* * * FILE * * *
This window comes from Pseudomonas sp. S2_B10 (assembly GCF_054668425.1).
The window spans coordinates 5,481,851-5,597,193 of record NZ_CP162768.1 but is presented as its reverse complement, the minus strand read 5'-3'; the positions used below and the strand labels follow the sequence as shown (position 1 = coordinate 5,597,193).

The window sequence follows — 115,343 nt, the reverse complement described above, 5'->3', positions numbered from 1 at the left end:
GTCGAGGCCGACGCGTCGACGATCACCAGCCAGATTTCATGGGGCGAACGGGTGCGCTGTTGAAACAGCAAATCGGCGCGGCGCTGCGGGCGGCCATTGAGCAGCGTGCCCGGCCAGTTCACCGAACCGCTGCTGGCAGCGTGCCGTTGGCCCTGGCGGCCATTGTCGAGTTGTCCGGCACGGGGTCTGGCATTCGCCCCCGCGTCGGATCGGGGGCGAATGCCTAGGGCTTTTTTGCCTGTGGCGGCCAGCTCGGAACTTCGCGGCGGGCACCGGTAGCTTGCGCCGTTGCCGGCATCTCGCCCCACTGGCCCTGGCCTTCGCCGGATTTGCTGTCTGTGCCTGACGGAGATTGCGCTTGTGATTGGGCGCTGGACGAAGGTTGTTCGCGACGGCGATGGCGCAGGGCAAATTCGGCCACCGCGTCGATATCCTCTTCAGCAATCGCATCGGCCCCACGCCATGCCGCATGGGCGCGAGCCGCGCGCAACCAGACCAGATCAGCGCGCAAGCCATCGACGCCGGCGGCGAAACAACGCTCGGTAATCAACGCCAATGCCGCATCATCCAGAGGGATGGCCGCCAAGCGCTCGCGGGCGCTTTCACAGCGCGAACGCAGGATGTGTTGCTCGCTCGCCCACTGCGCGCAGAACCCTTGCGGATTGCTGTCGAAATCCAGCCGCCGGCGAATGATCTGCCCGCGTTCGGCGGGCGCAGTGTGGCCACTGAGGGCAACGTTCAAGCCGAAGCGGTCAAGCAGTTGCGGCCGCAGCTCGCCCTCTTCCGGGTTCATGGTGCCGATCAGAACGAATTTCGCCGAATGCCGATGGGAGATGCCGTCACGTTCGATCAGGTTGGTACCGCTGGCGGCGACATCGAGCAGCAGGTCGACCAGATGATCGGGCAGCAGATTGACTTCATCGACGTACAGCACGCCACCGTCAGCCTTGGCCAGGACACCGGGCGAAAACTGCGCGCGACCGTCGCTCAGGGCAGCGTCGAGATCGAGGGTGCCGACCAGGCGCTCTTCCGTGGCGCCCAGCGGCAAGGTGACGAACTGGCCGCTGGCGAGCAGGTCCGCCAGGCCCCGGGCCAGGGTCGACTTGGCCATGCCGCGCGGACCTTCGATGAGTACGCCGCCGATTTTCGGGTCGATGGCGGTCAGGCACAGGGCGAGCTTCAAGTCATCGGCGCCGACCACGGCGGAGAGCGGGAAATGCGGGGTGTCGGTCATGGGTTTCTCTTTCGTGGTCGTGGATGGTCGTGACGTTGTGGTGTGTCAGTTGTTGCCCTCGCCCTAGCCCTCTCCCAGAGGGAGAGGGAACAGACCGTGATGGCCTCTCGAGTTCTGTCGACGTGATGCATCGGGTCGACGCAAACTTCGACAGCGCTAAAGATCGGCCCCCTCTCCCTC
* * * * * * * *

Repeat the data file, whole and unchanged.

This window comes from Pseudomonas sp. S2_B10 (assembly GCF_054668425.1).
The window spans coordinates 5,481,851-5,597,193 of record NZ_CP162768.1 but is presented as its reverse complement, the minus strand read 5'-3'; the positions used below and the strand labels follow the sequence as shown (position 1 = coordinate 5,597,193).

The window sequence follows — 115,343 nt, the reverse complement described above, 5'->3', positions numbered from 1 at the left end:
GTCGAGGCCGACGCGTCGACGATCACCAGCCAGATTTCATGGGGCGAACGGGTGCGCTGTTGAAACAGCAAATCGGCGCGGCGCTGCGGGCGGCCATTGAGCAGCGTGCCCGGCCAGTTCACCGAACCGCTGCTGGCAGCGTGCCGTTGGCCCTGGCGGCCATTGTCGAGTTGTCCGGCACGGGGTCTGGCATTCGCCCCCGCGTCGGATCGGGGGCGAATGCCTAGGGCTTTTTTGCCTGTGGCGGCCAGCTCGGAACTTCGCGGCGGGCACCGGTAGCTTGCGCCGTTGCCGGCATCTCGCCCCACTGGCCCTGGCCTTCGCCGGATTTGCTGTCTGTGCCTGACGGAGATTGCGCTTGTGATTGGGCGCTGGACGAAGGTTGTTCGCGACGGCGATGGCGCAGGGCAAATTCGGCCACCGCGTCGATATCCTCTTCAGCAATCGCATCGGCCCCACGCCATGCCGCATGGGCGCGAGCCGCGCGCAACCAGACCAGATCAGCGCGCAAGCCATCGACGCCGGCGGCGAAACAACGCTCGGTAATCAACGCCAATGCCGCATCATCCAGAGGGATGGCCGCCAAGCGCTCGCGGGCGCTTTCACAGCGCGAACGCAGGATGTGTTGCTCGCTCGCCCACTGCGCGCAGAACCCTTGCGGATTGCTGTCGAAATCCAGCCGCCGGCGAATGATCTGCCCGCGTTCGGCGGGCGCAGTGTGGCCACTGAGGGCAACGTTCAAGCCGAAGCGGTCAAGCAGTTGCGGCCGCAGCTCGCCCTCTTCCGGGTTCATGGTGCCGATCAGAACGAATTTCGCCGAATGCCGATGGGAGATGCCGTCACGTTCGATCAGGTTGGTACCGCTGGCGGCGACATCGAGCAGCAGGTCGACCAGATGATCGGGCAGCAGATTGACTTCATCGACGTACAGCACGCCACCGTCAGCCTTGGCCAGGACACCGGGCGAAAACTGCGCGCGACCGTCGCTCAGGGCAGCGTCGAGATCGAGGGTGCCGACCAGGCGCTCTTCCGTGGCGCCCAGCGGCAAGGTGACGAACTGGCCGCTGGCGAGCAGGTCCGCCAGGCCCCGGGCCAGGGTCGACTTGGCCATGCCGCGCGGACCTTCGATGAGTACGCCGCCGATTTTCGGGTCGATGGCGGTCAGGCACAGGGCGAGCTTCAAGTCATCGGCGCCGACCACGGCGGAGAGCGGGAAATGCGGGGTGTCGGTCATGGGTTTCTCTTTCGTGGTCGTGGATGGTCGTGACGTTGTGGTGTGTCAGTTGTTGCCCTCGCCCTAGCCCTCTCCCAGAGGGAGAGGGAACAGACCGTGATGGCCTCTCGAGTTCTGTCGACGTGATGCATCGGGTCGACGCAAACTTCGACAGCGCTAAAGATCGGCCCCCTCTCCCTC